Well they have done it again! Dove has created a context that reveals the depth of the Body/Beauty image issues that plague women. Dove is a company that has launched a full on assault on marketing that feeds on, and creates the feelings of inadequacy that women harbor throughout our lives. Dove was one of the first companies to realize and address the damage that the beauty (and fashion) industry inflicts on their consumers in order to make a buck. Their success has prompted other companies like Aerie to follow suit, ditching photoshopping and telling women to “Love their real selfie”.
The Real Beauty campaign has always been well thought out and well crafted, beautifully shot, and always tugs at your heart strings. Honestly I can’t get through one clip without crying. There are several reasons I get emotional, the first is because of the subject, how can a women, any woman, (or man for that matter) not be moved by a human being’s deepest vulnerabilities, the bravery it takes to publicly express them, and then see them sublimated and transformed? It’s a tear jerker for sure. But I always have the Chicken or the Egg dilemma, am brought to emotion because I relate, or because it is crafted in such a way that it psychologically pulls me their, kind of like how Disney kills a poor creature off then there is some sort of redemption…I can never tell, THAT is the art of good marketing you don’t know where your thoughts or emotions start and their campaign begins…
There are some who are questioning the campaign, well not it it’s sentiment but let’s say it’s limitations. The idea that though Dove is asking, and challenging women to confront their perception of themselves, and their images, (all good) HOWEVER, there those who see the scope of “beauty” being defined solely in the physical manifestation as being too limited and ultimately sexist. The reason? Because the idea that being “beautiful” is still one of the most important things to women because the world has given it the highest value for a woman. Beauty has cache, it opens doors, creates greater possibilities for women, even more then being brilliant. the idea that a women can earn more on a stripper pole than she can with a PhD is a reality, one that men are not beholden to. The value of a man is not measure by the smoothness of his skin, the firmness or roundness of his buttocks, or the fullness of his lips or breast. It is not even measured by the hardness of his abs or the size of his penis but by his accomplishment and what and how he contributes to the world.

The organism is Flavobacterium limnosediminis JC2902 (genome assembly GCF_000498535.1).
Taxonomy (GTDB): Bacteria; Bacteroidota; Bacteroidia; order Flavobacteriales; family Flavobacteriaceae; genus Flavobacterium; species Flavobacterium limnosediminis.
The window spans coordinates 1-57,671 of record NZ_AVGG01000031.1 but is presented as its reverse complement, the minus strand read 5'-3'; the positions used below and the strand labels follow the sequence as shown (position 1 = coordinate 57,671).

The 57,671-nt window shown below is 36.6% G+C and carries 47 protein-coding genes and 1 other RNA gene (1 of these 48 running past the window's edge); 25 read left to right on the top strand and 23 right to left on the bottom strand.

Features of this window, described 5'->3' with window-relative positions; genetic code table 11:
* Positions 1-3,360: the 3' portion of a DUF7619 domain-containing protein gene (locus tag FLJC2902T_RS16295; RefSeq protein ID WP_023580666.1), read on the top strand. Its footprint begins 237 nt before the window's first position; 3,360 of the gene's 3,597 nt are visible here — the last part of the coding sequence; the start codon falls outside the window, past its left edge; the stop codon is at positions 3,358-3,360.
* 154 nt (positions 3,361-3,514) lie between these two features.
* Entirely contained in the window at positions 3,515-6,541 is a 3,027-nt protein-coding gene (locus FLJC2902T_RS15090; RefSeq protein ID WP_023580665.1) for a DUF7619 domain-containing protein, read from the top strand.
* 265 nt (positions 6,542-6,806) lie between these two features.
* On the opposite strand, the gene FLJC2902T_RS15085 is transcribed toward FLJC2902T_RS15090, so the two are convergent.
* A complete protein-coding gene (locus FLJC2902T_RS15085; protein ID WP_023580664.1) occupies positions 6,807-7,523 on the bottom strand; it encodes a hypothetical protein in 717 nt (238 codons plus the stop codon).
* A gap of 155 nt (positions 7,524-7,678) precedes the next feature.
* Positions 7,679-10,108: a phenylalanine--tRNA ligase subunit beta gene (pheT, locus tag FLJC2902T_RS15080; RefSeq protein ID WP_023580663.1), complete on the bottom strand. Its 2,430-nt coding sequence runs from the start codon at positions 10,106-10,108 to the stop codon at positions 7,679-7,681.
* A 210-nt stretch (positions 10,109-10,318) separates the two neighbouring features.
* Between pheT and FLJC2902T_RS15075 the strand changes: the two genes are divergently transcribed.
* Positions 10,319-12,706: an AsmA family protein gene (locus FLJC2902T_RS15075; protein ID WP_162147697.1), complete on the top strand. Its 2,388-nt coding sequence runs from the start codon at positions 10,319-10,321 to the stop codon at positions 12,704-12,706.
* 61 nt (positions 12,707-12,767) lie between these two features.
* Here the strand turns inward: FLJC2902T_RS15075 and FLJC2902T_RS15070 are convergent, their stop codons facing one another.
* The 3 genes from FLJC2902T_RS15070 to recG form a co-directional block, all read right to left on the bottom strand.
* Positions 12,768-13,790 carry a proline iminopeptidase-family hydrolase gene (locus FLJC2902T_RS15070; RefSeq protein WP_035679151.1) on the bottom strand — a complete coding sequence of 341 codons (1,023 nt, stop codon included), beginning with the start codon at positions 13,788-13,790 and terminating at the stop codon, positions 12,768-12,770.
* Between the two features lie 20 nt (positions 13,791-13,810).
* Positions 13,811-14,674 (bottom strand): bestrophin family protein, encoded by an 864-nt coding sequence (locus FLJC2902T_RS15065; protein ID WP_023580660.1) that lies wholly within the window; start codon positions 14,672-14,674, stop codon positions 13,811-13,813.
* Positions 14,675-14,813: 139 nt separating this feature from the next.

Kat Gordon, founder of the 3% Conference, which advocates more female leadership in advertising, called the “Choose Beautiful” campaign, released last week, “heavy-handed and manipulative,” while Jean Kilborne, the filmmaker behind Killing Us Softly: Advertising’s Image of Women, termed it “very patronizing.” Dove, The Guardian says, “has mastered the art of passing off somewhat passive-aggressive and patronising advertising as super-empowering, ultra PR-able social commentary.”
The article goes on:
Put aside the cinematics and girl-power uplift, and there are questions: What exactly made the women switch doors? Might it feel a bit immodest to tell the world, “I think I’m beautiful”? Why only beautiful or average—how about fetching or charming or magnetic? How is a beauty bar or body wash empowering? And what about men? Don’t they get a door?
Over on Buzzfeed an article by staffer Arabelle Sicardi was momentarily taken down then reposted (The site posted, then removed, and then reposted a piece about the campaign though not, the editor says, because Dove or other Unilever brands have advertised on his site.)
Sicardi made the salient point:
What do you think?